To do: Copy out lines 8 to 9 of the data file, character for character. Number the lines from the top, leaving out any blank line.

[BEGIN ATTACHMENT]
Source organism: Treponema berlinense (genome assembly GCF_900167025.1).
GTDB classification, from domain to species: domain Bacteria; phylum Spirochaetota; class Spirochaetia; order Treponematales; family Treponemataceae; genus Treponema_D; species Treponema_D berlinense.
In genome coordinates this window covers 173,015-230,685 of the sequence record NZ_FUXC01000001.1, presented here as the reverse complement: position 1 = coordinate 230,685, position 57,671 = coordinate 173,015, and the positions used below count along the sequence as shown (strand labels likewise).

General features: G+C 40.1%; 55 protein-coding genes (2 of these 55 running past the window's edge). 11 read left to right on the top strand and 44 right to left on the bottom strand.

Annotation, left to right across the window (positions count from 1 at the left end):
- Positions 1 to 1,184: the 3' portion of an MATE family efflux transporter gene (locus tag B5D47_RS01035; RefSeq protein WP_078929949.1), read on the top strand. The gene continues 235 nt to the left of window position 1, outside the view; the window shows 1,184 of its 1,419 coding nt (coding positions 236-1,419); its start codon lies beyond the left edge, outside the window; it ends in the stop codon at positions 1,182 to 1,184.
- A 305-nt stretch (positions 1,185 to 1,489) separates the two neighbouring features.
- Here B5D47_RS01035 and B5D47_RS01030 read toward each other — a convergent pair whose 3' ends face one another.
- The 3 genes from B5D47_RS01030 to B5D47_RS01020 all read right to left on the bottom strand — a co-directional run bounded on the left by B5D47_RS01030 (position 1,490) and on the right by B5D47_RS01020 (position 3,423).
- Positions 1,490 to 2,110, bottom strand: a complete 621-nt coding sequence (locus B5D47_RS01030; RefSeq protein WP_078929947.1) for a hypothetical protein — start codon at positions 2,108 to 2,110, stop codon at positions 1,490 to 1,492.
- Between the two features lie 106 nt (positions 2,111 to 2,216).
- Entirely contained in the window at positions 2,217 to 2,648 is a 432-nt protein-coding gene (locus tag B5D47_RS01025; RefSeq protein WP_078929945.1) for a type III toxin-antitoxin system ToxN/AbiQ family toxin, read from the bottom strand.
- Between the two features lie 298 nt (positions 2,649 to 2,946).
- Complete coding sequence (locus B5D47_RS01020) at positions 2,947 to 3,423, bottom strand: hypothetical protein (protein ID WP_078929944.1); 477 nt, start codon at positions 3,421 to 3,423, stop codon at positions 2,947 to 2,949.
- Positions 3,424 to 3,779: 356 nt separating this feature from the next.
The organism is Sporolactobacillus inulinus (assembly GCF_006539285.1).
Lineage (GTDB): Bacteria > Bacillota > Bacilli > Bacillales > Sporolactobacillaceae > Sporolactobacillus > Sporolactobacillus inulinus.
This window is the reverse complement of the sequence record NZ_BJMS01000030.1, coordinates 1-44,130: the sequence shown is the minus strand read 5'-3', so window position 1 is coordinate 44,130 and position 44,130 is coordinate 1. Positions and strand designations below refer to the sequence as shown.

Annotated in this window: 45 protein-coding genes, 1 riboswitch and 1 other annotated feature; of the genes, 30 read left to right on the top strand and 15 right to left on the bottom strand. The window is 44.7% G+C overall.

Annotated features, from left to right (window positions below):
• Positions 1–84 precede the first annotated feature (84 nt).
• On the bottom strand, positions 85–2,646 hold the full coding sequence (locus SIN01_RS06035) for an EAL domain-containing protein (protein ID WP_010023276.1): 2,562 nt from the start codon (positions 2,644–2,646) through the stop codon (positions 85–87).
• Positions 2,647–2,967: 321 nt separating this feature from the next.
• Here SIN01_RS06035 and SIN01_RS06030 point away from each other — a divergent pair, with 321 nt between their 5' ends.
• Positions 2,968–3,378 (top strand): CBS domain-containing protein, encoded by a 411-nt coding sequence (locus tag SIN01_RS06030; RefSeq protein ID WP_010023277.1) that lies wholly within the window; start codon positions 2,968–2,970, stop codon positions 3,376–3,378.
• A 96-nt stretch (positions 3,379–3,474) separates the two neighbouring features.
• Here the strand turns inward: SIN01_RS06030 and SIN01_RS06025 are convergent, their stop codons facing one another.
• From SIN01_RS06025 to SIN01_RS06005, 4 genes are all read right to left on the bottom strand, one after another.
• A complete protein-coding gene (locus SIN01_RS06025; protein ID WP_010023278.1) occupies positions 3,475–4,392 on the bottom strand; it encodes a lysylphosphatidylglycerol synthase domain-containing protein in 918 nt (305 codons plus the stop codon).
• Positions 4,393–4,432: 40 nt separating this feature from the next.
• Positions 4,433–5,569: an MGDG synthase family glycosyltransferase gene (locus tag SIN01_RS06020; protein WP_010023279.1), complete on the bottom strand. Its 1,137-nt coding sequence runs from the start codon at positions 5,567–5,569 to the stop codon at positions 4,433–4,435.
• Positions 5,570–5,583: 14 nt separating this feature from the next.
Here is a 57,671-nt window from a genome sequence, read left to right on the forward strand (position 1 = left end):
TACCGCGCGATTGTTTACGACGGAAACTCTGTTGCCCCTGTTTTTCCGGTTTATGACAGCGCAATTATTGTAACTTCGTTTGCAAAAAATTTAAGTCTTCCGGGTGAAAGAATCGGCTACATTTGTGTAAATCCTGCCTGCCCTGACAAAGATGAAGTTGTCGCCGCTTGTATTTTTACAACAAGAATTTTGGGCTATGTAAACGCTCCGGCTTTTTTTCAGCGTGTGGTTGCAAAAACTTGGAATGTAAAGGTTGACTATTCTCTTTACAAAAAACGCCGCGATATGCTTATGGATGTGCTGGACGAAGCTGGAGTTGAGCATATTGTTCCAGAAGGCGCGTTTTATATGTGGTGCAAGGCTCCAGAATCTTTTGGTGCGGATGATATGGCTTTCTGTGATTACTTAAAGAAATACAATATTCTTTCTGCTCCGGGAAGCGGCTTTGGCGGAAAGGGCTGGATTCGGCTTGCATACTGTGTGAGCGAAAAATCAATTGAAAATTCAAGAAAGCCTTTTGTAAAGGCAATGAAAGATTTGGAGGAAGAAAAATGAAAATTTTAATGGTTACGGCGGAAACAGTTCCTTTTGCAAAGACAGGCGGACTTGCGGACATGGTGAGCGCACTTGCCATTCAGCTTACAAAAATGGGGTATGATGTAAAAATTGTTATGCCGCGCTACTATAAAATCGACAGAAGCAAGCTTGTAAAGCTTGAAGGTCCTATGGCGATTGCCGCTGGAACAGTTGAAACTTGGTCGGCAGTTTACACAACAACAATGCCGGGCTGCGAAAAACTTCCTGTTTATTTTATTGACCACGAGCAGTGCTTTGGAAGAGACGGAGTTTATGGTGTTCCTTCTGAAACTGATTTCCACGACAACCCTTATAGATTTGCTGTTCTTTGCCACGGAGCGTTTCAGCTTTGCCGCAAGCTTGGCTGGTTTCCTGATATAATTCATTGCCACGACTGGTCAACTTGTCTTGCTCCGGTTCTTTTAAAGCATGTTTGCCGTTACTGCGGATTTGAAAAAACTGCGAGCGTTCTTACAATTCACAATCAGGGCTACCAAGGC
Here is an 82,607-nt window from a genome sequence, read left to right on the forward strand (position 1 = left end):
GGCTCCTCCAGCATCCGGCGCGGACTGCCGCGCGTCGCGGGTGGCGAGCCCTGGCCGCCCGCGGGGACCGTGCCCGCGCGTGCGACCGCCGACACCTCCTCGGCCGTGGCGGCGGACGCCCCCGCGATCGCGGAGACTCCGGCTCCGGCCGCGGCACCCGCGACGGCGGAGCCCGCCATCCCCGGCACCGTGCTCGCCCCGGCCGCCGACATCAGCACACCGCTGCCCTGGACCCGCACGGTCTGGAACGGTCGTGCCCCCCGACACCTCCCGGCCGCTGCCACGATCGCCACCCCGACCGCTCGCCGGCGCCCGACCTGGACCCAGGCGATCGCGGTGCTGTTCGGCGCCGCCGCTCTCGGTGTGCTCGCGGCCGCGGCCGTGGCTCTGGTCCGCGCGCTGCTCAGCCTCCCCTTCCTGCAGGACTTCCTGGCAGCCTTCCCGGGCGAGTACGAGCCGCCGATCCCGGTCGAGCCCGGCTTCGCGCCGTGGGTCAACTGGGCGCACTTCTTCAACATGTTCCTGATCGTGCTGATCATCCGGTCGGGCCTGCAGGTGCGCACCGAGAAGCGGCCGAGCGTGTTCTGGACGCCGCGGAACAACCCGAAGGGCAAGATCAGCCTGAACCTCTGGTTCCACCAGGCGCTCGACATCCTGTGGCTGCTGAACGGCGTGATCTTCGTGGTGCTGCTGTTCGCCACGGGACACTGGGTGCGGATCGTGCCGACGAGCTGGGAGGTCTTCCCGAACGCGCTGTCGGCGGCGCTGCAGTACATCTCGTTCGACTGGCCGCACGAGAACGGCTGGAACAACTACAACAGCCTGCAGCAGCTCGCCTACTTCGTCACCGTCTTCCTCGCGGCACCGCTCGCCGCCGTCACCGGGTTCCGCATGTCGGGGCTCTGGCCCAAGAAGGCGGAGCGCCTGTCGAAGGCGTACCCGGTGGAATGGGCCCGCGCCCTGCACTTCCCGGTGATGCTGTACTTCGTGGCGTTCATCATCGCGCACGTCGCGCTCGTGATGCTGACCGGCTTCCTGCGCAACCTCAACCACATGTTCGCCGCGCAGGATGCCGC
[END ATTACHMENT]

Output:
- Here B5D47_RS01035 and B5D47_RS01030 read toward each other — a convergent pair whose 3' ends face one another.
- The 3 genes from B5D47_RS01030 to B5D47_RS01020 all read right to left on the bottom strand — a co-directional run bounded on the left by B5D47_RS01030 (position 1,490) and on the right by B5D47_RS01020 (position 3,423).